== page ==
Anxiety TreatmentJamie FrankenbergStress Management

Coping with Anxiety during COVID-19

If you’re noticing that you’re feeling more anxious lately, you’re not alone. We’re all adjusting to unprecedented circumstances and uncertainty, and it’s normal and natural to experience increased anxiety and distress as a result. Try not to judge yourself for any feelings that come up. It’s okay to feel however you’re feeling right now.

Below are some tips to help cope with anxiety during this time:

1) Limit news and information consumption
While it can feel empowering to stay informed, overconsumption of news and information can lead to an increase in anxiety. Limiting the amount of time you spend watching, listening to or reading the news can help.

You might consider limiting yourself to 30 minutes, once a day, and relying on verified and trusted organizations like the CDC and World Health Organization.

Take note of the time of day that you check the news as well. If you tend to feel most anxious at night, check for news updates earlier in the day, so it doesn’t disrupt your bedtime routine.

It can also be helpful to limit social media consumption during this time.

2) Set boundaries
If you find yourself feeling overwhelmed listening to a friend or family member share about their coronavirus related worries, it’s okay to set a boundary and let them know that while you care about them, you’re limiting the amount of time you’re spending talking about COVID. Setting boundaries can feel especially hard in difficult circumstances like these, but you’ll likely find that the more you practice, the easier it becomes. It’s the practice of putting your own oxygen mask on before assisting others.

3)  Stay connected
It’s important to maintain connection to your friends, your family, your community and yourself.

Identify who you feel most comfortable reaching out to for a distraction and a laugh and who you feel most comfortable reaching out to for support if you are feeling overwhelmed. Apps like FaceTime, Zoom and HouseParty allow you to stay connected with friends and family via video. Share what you feel grateful for each day and swap self-care ideas.
Connect to your community by checking in with your neighbor; slide a note under their door, or send a letter to a nursing home. If you are able, consider donating to a charity or supporting a local business. Helping others can reduce anxiety and improve mood.

Connect with a therapist. Learn more about yourself, your anxiety and additional ways to manage anxiety and process emotions. Many therapists are offering telehealth services so you can easily access care from the comfort and safety of your home.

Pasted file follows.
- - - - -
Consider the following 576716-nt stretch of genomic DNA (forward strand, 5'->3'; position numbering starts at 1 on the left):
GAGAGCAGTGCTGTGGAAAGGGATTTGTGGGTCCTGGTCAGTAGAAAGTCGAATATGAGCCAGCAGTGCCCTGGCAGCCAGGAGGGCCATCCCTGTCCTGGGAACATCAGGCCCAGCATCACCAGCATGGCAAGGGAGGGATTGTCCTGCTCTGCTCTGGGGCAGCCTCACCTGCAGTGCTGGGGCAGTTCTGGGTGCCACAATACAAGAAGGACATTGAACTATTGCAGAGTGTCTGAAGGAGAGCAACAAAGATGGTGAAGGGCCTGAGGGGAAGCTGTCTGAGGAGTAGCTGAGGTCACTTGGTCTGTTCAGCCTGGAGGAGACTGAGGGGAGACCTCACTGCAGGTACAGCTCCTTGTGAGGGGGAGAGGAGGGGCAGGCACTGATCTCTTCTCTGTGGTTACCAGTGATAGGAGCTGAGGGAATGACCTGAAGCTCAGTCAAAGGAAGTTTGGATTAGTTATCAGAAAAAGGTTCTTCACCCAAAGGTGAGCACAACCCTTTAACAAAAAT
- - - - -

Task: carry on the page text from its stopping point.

4) Create routine and focus on what you can control
Navigating the unknown can feel unnerving. Finding ways to add structure and routine to your day can help you feel more grounded. You don’t need to have each hour of the day accounted for, but having a few tasks and self-care activities and a general timeline can help minimize stress and lead to a sense of accomplishment.

Cross off the tasks that have been pushed to the bottom of your to-do list. While avoiding tasks can provide an immediate sense of relief, avoidance leads to an increase in anxiety over time. What we resist, persists. So completing those tedious tasks can result in feeling more in control.

If you find that you’re unable to stop or slow your worrisome thoughts, you might consider scheduling ‘worry time’ into your day or week as a way to contain the thoughts. When worrisome thoughts come up, remind yourself that there will be time to come back to these thoughts during the scheduled time.

5) Practice self-care
Self-care comes in countless forms. Ask yourself what you need in this moment. It might be a nap or a call with a friend, it might be a bowl of kale or a bowl of ice cream. The practice of self-care is about learning how to attend to your individual needs.

Let’s start with the basics: exercise, eat nourishing food, get regular sleep, stay hydrated, and connect with loved ones. It might not feel possible to check all of these boxes every day, and that’s okay! It’s called self-care practice, not perfection.

Allow yourself time to feel. Identifying your emotions can provide some relief- name it to tame it. Allotting 20 minutes for activities like meditation and journaling can be helpful. Utilize support from friends, family or a therapist to help process difficult emotions.

If you find yourself ruminating on worrisome thoughts, grounding techniques to come back to your body and the present moment can be helpful. For example, focus on your senses and identify a few things that you see, hear, feel, smell and taste; notice what the carpet feels like under your feet, the feeling of your fingertips on your clothing, the feeling of the couch, chair or bed supporting you. Or you might try progressive muscle relaxation to ease tension in your body, slow your breathing and heart rate and relax.

Additionally, find activities you enjoy or find relaxing: meditation, yoga, journaling, reading, listening to music, watching tv/movies, doing puzzles, playing board games, coloring, painting, cooking, baking, napping, taking a hot shower or bath, enjoying a cup of tea.

The more you practice self-care the easier it becomes to create balance and use the tools when they are most needed.